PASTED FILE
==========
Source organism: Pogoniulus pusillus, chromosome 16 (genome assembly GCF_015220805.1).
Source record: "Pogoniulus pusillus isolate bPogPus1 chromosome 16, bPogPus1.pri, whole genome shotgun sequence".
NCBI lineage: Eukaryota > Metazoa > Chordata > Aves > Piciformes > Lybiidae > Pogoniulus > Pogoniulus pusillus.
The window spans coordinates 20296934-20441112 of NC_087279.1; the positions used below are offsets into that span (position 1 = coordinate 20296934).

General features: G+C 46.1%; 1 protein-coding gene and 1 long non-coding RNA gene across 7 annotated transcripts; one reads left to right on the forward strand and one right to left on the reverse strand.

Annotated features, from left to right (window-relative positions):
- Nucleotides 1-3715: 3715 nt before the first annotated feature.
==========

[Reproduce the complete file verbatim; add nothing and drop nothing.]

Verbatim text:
Source organism: Pogoniulus pusillus, chromosome 16 (genome assembly GCF_015220805.1).
Source record: "Pogoniulus pusillus isolate bPogPus1 chromosome 16, bPogPus1.pri, whole genome shotgun sequence".
NCBI lineage: Eukaryota > Metazoa > Chordata > Aves > Piciformes > Lybiidae > Pogoniulus > Pogoniulus pusillus.
The window spans coordinates 20296934-20441112 of NC_087279.1; the positions used below are offsets into that span (position 1 = coordinate 20296934).

General features: G+C 46.1%; 1 protein-coding gene and 1 long non-coding RNA gene across 7 annotated transcripts; one reads left to right on the forward strand and one right to left on the reverse strand.

Annotated features, from left to right (window-relative positions):
- Nucleotides 1-3715: 3715 nt before the first annotated feature.